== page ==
“You can tell they’ve known each other a really long time,” says senior Wesley Carlson. The 17-year-old enrolled in Plum’s Auto Tech III class and hopes to study automotive technology at Penn State. “Their classes are more than just working on cars — it’s also a lot of really great life lessons they teach you. This has been my favorite class in all of high school.”

Echoing that sentiment, class of 2005 graduate Sean Bean called the duo’s profound impact “the highlight” of his academic career. 

“My junior and senior year, I would have the [auto tech] class every day,” says Bean. “I looked forward to going to school every day for that class.” 

Bean took classes from Prakash and Plum for three years. After graduation and a subsequent associate degree from Northern Virginia Community College, he earned an internship with Fairfax Water. He’s been employed there for 17 years now and currently serves as the fleet supervisor overseeing 500 pieces of on- and off-road equipment. Bean still credits his experience in classes with Prakash and Plum as a strong foundation for his career.

“They were mentors,” he says. “I definitely looked up to them a lot and learned a lot from them.” 

Photo courtesy Dominic Prakash

Driven to Success

Maria Trester McCall first realized that having some automotive knowledge could be of use when she got a flat tire during the summer after her junior year. The incoming senior decided to enroll in Prakash’s automotive tech class as a result.

“It ended up being so much more,” she says. When McCall’s 1983 Pontiac Firebird started experiencing problems, Prakash told her to bring it to school so he could show her how to fix it. With the guidance of Plum and Prakash, McCall rebuilt her car’s transmission.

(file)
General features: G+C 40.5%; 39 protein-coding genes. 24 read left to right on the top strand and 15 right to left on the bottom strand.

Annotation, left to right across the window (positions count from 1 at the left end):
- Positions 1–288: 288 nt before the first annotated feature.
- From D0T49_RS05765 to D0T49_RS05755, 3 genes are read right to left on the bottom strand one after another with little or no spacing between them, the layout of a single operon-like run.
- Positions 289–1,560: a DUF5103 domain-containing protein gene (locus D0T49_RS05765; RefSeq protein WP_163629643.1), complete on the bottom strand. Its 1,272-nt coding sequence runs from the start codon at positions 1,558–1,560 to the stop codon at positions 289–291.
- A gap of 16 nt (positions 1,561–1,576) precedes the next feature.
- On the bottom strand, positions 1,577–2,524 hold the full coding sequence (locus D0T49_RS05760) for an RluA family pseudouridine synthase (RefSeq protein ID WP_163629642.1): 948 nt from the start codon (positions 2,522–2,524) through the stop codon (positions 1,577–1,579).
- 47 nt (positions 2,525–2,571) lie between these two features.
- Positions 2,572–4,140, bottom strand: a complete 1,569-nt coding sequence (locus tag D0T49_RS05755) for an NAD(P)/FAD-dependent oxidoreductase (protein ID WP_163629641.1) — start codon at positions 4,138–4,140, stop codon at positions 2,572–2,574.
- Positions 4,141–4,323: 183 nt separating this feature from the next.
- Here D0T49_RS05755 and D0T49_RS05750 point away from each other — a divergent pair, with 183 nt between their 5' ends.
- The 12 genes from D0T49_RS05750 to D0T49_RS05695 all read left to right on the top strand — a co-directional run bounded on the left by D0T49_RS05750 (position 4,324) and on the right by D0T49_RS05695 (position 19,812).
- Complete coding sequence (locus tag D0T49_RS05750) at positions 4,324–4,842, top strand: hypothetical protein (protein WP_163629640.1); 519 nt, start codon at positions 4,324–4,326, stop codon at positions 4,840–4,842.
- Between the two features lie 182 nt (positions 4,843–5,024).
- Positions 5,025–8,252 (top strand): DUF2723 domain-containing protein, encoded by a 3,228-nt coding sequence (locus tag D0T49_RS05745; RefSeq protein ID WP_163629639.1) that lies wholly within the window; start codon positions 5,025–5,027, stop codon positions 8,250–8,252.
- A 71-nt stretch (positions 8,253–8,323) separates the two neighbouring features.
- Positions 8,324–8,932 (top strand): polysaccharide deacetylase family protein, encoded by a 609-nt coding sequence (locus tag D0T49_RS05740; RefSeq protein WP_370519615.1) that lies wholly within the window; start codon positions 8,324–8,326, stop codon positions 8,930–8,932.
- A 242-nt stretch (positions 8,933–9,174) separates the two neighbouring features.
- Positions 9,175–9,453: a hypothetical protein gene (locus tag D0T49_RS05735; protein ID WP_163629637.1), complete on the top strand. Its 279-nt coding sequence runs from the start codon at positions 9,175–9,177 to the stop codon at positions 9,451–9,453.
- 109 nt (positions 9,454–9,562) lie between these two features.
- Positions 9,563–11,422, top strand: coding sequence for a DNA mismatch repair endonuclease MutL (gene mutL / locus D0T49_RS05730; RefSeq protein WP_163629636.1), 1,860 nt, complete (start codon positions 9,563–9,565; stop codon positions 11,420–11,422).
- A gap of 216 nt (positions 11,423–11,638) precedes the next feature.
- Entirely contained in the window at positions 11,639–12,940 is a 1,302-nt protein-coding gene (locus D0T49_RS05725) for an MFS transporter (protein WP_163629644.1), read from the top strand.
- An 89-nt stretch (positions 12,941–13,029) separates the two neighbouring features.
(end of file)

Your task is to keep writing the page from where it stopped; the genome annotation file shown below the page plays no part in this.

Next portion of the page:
“They told me what I needed to do and helped me pull the transmission out,” she says. “I did all the labor and got it running again. It was a great sense of accomplishment.”

McCall went on to major in mechanical engineering at Virginia Tech and credits Prakash with fostering her academic interests. She eventually applied her skills to her career at the New York–based Knolls Atomic Power Laboratory.

Photo courtesy Fairfax County Public Schools

Putting the Teaching Pedal to the Metal

Today, the Lake Braddock teaching duo credits their well-oiled friendship with establishing the school’s robust auto tech program.

“We don’t argue; we don’t fight,” Plum says. “We have very similar mindsets on how things should be done and the approach we have.”

With major demand for automotive technicians, the longtime friends say they can’t train future mechanics fast enough. Students can earn Automotive Service Excellence certifications through their classes, enabling employment in actual mechanic shops. To that end, Prakash and Plum employ a unique “no coddling” teaching style that resonates with teens. 

“It’s called Real World 101,” Prakash says. “Our students tell us, ‘You talk to us and treat us like no one else does.’” 

The men say they offer guidance, but students must take initiative with a hands-on approach to learning. Based on his own life experience, Plum connects with youth who find a traditional school setting challenging. This field, he says, is a viable and lucrative career path students may not be aware of. 

“I have better strengths with working with kids that don’t want to be in school or are struggling to stay,” Plum says.

Just as they did when the duo began teaching, pupils today rave about Prakash and Plum. Students say they bring a sense of empowerment to learning many practical skills, while infusing humor and fun into their lessons. And their high-mileage, 40-year friendship inspires.

“I think they’ll always be friends,” says freshman Andrew Downey.

“Till death do them part,” adds sophomore Oliver Crandol.

This story originally ran in our March issue. For more stories like this, subscribe to Northern Virginia Magazine.